Differences in implementation of HIV/AIDS clinical research in developed versus developing world: An evidence-based review on protease inhibitor use among women and minorities

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Abstract

The aim of this revision is to evaluate ethnicity and gender rate of enrolment in registrative clinical trials of the protease inhibitors (Pls) from 1996 to 2009. Company-sponsored, phase II or III registrative clinical trials of PIs were evaluated. Forty-nine clinical trials were included. Clinical trials were conducted in centres in North America (n = 39), Central-South America (n = 22), Europe (n = 22), Africa (n = 8), Asia (n = 5), Australia (n = 10). Overall mean age was 39.6 years; median proportion of women was 16.3%. The most represented ethnic group was Caucasian. A test for trend over time (1996-2009) shows a significant increase in the proportion of women included (P = 0.012), and a decrease in the proportion of Caucasians included, reaching borderline significance (P = 0.061). An inverse correlation was observed between the proportion of Caucasians and that of women enrolled in each study (r = 20.65, P <0.0001). Women were less likely to be included in double-blind studies (11.2% versus 17%, P = 0.019). Clinical trials for treatment-naive subjects were more likely to enrol ethnicities other than Caucasian compared with Caucasian (44.7% versus 27.1%, respectively, P = 0.04). Rates of enrolment of minorities in registrative clinical trials for Pls show a positive trend since 1996, mirroring the growing number of people of different ethnic groups accessing ART.

Original languageEnglish
Pages (from-to)837-842
Number of pages6
JournalInternational Journal of STD and AIDS
Volume23
Issue number12
DOIs
Publication statusPublished - Dec 2012

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Protease Inhibitors
Acquired Immunodeficiency Syndrome
Clinical Trials
HIV
Research
Ethnic Groups
Central America
South America
North America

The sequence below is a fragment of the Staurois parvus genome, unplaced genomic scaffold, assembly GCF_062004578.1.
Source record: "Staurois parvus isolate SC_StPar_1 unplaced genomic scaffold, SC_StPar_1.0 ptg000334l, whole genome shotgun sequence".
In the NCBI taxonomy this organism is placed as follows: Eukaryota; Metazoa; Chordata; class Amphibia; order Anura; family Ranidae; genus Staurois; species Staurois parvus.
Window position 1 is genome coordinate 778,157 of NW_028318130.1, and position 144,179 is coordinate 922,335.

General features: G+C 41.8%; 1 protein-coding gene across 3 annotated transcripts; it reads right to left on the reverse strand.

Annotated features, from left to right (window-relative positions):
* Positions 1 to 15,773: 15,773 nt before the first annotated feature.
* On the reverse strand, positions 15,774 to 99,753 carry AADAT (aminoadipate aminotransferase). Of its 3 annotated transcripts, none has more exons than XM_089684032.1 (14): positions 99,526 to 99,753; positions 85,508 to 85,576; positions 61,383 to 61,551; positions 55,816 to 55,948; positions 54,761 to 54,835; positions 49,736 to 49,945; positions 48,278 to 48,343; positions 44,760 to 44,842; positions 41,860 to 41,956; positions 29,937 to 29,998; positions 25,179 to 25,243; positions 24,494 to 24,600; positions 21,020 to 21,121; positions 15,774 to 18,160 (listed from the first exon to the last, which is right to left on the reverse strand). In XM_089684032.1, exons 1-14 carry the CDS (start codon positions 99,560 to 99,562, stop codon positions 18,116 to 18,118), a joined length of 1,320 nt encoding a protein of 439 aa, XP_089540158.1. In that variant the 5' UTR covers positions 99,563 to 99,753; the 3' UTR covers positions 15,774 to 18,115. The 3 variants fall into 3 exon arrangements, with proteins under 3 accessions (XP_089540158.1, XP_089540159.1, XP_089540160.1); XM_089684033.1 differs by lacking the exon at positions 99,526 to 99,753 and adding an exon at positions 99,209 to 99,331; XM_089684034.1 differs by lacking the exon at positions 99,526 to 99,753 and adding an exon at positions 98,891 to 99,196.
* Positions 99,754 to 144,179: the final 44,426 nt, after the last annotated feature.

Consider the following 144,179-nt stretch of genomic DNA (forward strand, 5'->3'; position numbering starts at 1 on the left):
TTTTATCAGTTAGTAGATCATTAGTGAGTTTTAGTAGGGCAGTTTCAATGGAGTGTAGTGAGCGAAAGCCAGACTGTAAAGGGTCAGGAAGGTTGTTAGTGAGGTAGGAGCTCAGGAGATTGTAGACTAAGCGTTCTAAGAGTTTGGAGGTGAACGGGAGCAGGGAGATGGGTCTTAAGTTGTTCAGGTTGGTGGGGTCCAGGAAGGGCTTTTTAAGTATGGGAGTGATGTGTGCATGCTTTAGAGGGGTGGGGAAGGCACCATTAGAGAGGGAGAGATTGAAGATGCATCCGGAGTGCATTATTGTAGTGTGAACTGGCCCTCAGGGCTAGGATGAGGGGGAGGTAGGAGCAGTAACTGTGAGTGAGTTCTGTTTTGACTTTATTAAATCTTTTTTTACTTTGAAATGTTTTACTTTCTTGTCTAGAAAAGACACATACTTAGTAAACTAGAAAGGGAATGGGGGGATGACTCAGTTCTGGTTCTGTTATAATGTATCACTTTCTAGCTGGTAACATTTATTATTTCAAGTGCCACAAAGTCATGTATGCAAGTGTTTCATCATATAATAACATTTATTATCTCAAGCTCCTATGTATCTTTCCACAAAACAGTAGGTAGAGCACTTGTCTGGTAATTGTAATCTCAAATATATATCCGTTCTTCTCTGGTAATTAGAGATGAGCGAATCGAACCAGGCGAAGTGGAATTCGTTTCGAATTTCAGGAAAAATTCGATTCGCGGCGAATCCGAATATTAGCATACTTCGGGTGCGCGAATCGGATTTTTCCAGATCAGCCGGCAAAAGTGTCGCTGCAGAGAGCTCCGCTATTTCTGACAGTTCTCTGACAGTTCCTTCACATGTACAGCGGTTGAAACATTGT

Double-Blind Method

Keywords

  • AIDS
  • Antiretroviral
  • Clinical trial
  • Ethnicity
  • Gender
  • HIV-infection
  • Pls
  • Protease inhibitors
  • Women

ASJC Scopus subject areas

  • Dermatology
  • Public Health, Environmental and Occupational Health
  • Pharmacology (medical)
  • Infectious Diseases

Cite this

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title = "Differences in implementation of HIV/AIDS clinical research in developed versus developing world: An evidence-based review on protease inhibitor use among women and minorities",
abstract = "The aim of this revision is to evaluate ethnicity and gender rate of enrolment in registrative clinical trials of the protease inhibitors (Pls) from 1996 to 2009. Company-sponsored, phase II or III registrative clinical trials of PIs were evaluated. Forty-nine clinical trials were included. Clinical trials were conducted in centres in North America (n = 39), Central-South America (n = 22), Europe (n = 22), Africa (n = 8), Asia (n = 5), Australia (n = 10). Overall mean age was 39.6 years; median proportion of women was 16.3{\%}. The most represented ethnic group was Caucasian. A test for trend over time (1996-2009) shows a significant increase in the proportion of women included (P = 0.012), and a decrease in the proportion of Caucasians included, reaching borderline significance (P = 0.061). An inverse correlation was observed between the proportion of Caucasians and that of women enrolled in each study (r = 20.65, P <0.0001). Women were less likely to be included in double-blind studies (11.2{\%} versus 17{\%}, P = 0.019). Clinical trials for treatment-naive subjects were more likely to enrol ethnicities other than Caucasian compared with Caucasian (44.7{\%} versus 27.1{\%}, respectively, P = 0.04). Rates of enrolment of minorities in registrative clinical trials for Pls show a positive trend since 1996, mirroring the growing number of people of different ethnic groups accessing ART.",
keywords = "AIDS, Antiretroviral, Clinical trial, Ethnicity, Gender, HIV-infection, Pls, Protease inhibitors, Women",
author = "Elena Seminari and {De Silvestri}, A. and L. Scudeller and V. Scotti and C. Tinelli",
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